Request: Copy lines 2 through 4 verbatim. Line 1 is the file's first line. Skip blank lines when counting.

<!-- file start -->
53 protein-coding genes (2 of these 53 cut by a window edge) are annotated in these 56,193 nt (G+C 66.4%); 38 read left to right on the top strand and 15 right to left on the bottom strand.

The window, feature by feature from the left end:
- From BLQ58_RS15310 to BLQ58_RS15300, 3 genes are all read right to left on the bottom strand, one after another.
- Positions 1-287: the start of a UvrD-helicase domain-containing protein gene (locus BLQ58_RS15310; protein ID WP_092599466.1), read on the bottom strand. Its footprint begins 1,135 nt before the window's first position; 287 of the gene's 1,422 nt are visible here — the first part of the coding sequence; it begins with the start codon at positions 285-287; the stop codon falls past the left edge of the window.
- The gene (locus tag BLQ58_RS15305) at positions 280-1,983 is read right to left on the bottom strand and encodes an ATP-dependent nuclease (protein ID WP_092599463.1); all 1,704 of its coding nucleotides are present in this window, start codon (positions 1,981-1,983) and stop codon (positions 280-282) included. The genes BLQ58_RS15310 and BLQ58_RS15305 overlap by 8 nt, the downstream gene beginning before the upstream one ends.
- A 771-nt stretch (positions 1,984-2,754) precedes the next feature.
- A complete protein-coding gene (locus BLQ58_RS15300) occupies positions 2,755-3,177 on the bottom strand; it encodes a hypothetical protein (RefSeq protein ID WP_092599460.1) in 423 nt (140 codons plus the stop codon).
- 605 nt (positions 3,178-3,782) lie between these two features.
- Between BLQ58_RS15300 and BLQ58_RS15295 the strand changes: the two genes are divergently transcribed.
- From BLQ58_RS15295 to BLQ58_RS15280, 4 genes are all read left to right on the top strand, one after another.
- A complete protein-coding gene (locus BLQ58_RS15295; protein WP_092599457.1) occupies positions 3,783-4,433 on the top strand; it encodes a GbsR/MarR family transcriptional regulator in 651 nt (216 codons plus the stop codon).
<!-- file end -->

The window, feature by feature from the left end:
- From BLQ58_RS15310 to BLQ58_RS15300, 3 genes are all read right to left on the bottom strand, one after another.
- Positions 1-287: the start of a UvrD-helicase domain-containing protein gene (locus BLQ58_RS15310; protein ID WP_092599466.1), read on the bottom strand. Its footprint begins 1,135 nt before the window's first position; 287 of the gene's 1,422 nt are visible here — the first part of the coding sequence; it begins with the start codon at positions 285-287; the stop codon falls past the left edge of the window.